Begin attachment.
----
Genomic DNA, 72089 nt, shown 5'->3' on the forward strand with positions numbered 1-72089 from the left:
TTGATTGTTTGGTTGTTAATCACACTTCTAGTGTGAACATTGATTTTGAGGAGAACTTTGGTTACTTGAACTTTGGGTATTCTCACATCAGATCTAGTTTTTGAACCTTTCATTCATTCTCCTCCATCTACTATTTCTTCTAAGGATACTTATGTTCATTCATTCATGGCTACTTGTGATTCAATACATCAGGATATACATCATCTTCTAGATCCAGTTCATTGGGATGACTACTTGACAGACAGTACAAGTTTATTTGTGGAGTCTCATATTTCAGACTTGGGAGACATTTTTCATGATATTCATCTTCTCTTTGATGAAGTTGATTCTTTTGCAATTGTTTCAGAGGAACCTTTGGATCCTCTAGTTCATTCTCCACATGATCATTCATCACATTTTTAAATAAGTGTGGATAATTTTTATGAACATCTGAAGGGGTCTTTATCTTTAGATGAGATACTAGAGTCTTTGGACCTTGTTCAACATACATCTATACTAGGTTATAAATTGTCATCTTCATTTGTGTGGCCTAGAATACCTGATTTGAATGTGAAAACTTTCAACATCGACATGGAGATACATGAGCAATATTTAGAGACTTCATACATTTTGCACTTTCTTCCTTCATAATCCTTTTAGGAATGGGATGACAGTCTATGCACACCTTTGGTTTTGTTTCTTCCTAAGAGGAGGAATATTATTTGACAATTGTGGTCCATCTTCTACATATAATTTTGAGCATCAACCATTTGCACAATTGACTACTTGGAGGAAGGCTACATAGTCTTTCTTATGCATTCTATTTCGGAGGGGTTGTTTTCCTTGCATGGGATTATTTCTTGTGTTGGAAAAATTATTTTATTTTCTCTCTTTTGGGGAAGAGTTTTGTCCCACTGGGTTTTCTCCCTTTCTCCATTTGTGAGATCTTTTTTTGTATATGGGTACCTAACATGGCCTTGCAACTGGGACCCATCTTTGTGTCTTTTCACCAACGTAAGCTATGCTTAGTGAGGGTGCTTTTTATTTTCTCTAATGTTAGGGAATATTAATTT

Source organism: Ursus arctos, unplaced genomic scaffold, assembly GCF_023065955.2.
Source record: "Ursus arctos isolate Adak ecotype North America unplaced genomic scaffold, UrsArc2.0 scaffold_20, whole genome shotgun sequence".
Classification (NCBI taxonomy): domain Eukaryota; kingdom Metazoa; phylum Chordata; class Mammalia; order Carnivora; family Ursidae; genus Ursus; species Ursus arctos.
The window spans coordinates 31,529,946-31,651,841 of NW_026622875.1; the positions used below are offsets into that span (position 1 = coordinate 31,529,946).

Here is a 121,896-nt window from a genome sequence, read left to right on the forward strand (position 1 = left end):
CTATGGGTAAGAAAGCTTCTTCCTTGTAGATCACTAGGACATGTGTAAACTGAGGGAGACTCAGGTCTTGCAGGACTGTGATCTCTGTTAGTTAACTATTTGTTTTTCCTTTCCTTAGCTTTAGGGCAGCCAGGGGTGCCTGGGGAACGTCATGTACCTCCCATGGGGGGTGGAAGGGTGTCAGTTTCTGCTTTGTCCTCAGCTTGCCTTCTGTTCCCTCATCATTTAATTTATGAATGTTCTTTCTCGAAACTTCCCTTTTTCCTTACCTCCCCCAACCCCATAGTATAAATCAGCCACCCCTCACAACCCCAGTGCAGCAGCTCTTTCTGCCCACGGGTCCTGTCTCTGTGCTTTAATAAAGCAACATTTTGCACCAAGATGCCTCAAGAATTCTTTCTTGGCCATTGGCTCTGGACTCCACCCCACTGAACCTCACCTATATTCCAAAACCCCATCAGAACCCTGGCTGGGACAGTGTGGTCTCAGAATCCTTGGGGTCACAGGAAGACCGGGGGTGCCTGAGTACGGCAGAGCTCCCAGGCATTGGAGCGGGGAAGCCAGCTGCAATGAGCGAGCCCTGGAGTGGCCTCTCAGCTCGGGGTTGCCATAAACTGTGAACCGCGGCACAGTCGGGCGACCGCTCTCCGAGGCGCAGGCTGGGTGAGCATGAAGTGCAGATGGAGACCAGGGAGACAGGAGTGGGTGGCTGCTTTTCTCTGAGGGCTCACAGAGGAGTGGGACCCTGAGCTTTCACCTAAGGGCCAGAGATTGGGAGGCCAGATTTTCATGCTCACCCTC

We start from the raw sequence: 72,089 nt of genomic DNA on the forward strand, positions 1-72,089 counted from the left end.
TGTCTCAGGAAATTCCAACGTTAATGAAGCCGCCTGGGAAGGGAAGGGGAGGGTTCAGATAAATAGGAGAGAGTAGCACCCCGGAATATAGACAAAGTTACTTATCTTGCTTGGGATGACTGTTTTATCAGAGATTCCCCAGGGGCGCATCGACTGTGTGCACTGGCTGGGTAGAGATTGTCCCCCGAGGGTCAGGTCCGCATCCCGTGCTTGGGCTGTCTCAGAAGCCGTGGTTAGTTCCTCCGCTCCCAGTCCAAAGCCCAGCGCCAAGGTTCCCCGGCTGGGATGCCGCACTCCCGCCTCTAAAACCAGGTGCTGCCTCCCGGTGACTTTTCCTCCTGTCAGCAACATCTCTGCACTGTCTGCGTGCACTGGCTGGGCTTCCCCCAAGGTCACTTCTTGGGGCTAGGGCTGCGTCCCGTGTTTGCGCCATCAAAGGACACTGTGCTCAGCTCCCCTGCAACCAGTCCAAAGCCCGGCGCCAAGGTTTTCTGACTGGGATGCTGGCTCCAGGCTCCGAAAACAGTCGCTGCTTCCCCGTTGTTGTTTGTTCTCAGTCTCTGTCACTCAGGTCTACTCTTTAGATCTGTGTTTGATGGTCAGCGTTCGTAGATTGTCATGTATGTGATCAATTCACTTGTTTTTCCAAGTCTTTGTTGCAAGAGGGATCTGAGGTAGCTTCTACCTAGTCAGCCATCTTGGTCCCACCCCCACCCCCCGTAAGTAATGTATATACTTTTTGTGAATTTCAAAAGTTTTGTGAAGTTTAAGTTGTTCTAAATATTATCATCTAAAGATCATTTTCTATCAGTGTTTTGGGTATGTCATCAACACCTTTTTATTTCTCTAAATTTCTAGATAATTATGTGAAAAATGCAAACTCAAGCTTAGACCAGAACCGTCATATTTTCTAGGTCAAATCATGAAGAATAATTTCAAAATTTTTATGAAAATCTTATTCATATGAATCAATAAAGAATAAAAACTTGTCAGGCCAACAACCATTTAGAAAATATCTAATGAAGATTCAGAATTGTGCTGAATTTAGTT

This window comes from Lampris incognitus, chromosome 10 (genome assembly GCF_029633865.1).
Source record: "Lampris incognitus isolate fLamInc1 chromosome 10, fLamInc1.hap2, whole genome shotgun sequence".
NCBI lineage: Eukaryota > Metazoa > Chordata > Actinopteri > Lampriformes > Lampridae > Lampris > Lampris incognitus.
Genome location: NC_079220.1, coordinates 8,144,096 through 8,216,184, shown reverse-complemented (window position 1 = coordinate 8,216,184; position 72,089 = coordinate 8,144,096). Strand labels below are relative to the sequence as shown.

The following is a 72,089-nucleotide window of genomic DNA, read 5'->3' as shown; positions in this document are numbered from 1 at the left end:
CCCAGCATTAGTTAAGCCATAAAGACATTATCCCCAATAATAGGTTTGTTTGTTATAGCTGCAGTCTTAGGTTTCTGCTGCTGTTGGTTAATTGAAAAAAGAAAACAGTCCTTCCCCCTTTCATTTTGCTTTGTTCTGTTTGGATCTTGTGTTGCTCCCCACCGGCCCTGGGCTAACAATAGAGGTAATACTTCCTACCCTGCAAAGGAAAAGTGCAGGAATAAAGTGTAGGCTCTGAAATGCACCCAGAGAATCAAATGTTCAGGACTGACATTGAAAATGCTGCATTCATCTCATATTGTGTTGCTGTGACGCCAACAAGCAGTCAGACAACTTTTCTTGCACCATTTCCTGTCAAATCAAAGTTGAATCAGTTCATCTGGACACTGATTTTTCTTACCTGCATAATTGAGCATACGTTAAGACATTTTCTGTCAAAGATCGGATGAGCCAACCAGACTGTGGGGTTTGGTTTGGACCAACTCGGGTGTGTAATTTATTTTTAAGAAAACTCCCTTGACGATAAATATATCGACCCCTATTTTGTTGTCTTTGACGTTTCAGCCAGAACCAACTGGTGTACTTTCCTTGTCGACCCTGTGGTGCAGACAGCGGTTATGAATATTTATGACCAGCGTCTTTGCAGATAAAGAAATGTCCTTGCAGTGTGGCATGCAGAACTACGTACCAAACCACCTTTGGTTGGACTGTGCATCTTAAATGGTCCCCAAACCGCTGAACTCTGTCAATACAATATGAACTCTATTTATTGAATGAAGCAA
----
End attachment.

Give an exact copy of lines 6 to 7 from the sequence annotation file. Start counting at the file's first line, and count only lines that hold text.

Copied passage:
The window spans coordinates 31,529,946-31,651,841 of NW_026622875.1; the positions used below are offsets into that span (position 1 = coordinate 31,529,946).

Here is a 121,896-nt window from a genome sequence, read left to right on the forward strand (position 1 = left end):